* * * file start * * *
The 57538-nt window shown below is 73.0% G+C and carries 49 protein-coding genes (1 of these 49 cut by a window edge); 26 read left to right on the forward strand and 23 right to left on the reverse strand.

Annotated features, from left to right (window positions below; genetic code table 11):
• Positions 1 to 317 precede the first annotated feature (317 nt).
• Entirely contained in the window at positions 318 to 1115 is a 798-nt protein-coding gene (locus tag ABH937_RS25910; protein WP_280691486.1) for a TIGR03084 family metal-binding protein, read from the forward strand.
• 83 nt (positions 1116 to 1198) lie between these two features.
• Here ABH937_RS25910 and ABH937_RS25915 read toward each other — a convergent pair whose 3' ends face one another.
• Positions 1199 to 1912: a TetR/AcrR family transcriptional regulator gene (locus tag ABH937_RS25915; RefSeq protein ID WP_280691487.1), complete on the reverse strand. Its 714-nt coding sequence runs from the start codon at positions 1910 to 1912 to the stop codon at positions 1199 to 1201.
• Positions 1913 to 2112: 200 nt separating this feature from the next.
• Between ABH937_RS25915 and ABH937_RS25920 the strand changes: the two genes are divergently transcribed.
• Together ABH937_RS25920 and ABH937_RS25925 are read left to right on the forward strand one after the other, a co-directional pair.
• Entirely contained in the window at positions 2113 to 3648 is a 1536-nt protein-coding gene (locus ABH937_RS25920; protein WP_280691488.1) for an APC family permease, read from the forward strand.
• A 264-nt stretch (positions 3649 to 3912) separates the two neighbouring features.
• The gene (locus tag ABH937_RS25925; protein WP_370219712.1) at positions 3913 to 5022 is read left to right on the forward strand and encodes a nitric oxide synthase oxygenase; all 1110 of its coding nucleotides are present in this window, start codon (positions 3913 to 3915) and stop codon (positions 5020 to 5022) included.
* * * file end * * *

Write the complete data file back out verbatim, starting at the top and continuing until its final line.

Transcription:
The 57538-nt window shown below is 73.0% G+C and carries 49 protein-coding genes (1 of these 49 cut by a window edge); 26 read left to right on the forward strand and 23 right to left on the reverse strand.

Annotated features, from left to right (window positions below; genetic code table 11):
• Positions 1 to 317 precede the first annotated feature (317 nt).
• Entirely contained in the window at positions 318 to 1115 is a 798-nt protein-coding gene (locus tag ABH937_RS25910; protein WP_280691486.1) for a TIGR03084 family metal-binding protein, read from the forward strand.
• 83 nt (positions 1116 to 1198) lie between these two features.
• Here ABH937_RS25910 and ABH937_RS25915 read toward each other — a convergent pair whose 3' ends face one another.
• Positions 1199 to 1912: a TetR/AcrR family transcriptional regulator gene (locus tag ABH937_RS25915; RefSeq protein ID WP_280691487.1), complete on the reverse strand. Its 714-nt coding sequence runs from the start codon at positions 1910 to 1912 to the stop codon at positions 1199 to 1201.
• Positions 1913 to 2112: 200 nt separating this feature from the next.
• Between ABH937_RS25915 and ABH937_RS25920 the strand changes: the two genes are divergently transcribed.
• Together ABH937_RS25920 and ABH937_RS25925 are read left to right on the forward strand one after the other, a co-directional pair.
• Entirely contained in the window at positions 2113 to 3648 is a 1536-nt protein-coding gene (locus ABH937_RS25920; protein WP_280691488.1) for an APC family permease, read from the forward strand.
• A 264-nt stretch (positions 3649 to 3912) separates the two neighbouring features.
• The gene (locus tag ABH937_RS25925; protein WP_370219712.1) at positions 3913 to 5022 is read left to right on the forward strand and encodes a nitric oxide synthase oxygenase; all 1110 of its coding nucleotides are present in this window, start codon (positions 3913 to 3915) and stop codon (positions 5020 to 5022) included.